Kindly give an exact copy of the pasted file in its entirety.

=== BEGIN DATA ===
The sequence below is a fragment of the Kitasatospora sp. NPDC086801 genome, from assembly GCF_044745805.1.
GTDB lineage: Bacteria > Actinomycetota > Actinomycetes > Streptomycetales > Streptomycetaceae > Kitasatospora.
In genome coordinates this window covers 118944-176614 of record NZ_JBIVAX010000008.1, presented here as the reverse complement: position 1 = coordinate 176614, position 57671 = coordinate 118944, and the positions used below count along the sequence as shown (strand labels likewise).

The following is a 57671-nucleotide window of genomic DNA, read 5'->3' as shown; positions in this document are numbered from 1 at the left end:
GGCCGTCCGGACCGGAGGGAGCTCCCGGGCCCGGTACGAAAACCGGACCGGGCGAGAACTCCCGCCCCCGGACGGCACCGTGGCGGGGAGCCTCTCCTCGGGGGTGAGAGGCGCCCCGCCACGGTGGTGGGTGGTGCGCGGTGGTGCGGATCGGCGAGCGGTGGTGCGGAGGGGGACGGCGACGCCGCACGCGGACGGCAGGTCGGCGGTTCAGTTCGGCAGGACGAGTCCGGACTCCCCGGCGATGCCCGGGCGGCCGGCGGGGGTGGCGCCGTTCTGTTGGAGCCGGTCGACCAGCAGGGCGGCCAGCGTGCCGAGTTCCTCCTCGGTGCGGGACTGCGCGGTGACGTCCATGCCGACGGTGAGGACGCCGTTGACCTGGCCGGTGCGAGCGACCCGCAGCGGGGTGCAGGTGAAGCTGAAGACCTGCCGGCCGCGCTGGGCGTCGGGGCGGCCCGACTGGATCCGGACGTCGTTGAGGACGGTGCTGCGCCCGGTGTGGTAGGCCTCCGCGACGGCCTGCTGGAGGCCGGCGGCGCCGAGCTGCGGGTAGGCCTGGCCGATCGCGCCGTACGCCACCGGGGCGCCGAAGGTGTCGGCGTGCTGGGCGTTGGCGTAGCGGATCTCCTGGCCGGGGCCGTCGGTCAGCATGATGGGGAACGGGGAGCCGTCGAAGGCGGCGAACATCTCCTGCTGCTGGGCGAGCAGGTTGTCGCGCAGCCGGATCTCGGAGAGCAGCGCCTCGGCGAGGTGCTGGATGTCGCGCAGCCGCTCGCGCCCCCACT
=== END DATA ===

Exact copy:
The sequence below is a fragment of the Kitasatospora sp. NPDC086801 genome, from assembly GCF_044745805.1.
GTDB lineage: Bacteria > Actinomycetota > Actinomycetes > Streptomycetales > Streptomycetaceae > Kitasatospora.
In genome coordinates this window covers 118944-176614 of record NZ_JBIVAX010000008.1, presented here as the reverse complement: position 1 = coordinate 176614, position 57671 = coordinate 118944, and the positions used below count along the sequence as shown (strand labels likewise).

The following is a 57671-nucleotide window of genomic DNA, read 5'->3' as shown; positions in this document are numbered from 1 at the left end:
GGCCGTCCGGACCGGAGGGAGCTCCCGGGCCCGGTACGAAAACCGGACCGGGCGAGAACTCCCGCCCCCGGACGGCACCGTGGCGGGGAGCCTCTCCTCGGGGGTGAGAGGCGCCCCGCCACGGTGGTGGGTGGTGCGCGGTGGTGCGGATCGGCGAGCGGTGGTGCGGAGGGGGACGGCGACGCCGCACGCGGACGGCAGGTCGGCGGTTCAGTTCGGCAGGACGAGTCCGGACTCCCCGGCGATGCCCGGGCGGCCGGCGGGGGTGGCGCCGTTCTGTTGGAGCCGGTCGACCAGCAGGGCGGCCAGCGTGCCGAGTTCCTCCTCGGTGCGGGACTGCGCGGTGACGTCCATGCCGACGGTGAGGACGCCGTTGACCTGGCCGGTGCGAGCGACCCGCAGCGGGGTGCAGGTGAAGCTGAAGACCTGCCGGCCGCGCTGGGCGTCGGGGCGGCCCGACTGGATCCGGACGTCGTTGAGGACGGTGCTGCGCCCGGTGTGGTAGGCCTCCGCGACGGCCTGCTGGAGGCCGGCGGCGCCGAGCTGCGGGTAGGCCTGGCCGATCGCGCCGTACGCCACCGGGGCGCCGAAGGTGTCGGCGTGCTGGGCGTTGGCGTAGCGGATCTCCTGGCCGGGGCCGTCGGTCAGCATGATGGGGAACGGGGAGCCGTCGAAGGCGGCGAACATCTCCTGCTGCTGGGCGAGCAGGTTGTCGCGCAGCCGGATCTCGGAGAGCAGCGCCTCGGCGAGGTGCTGGATGTCGCGCAGCCGCTCGCGCCCCCACT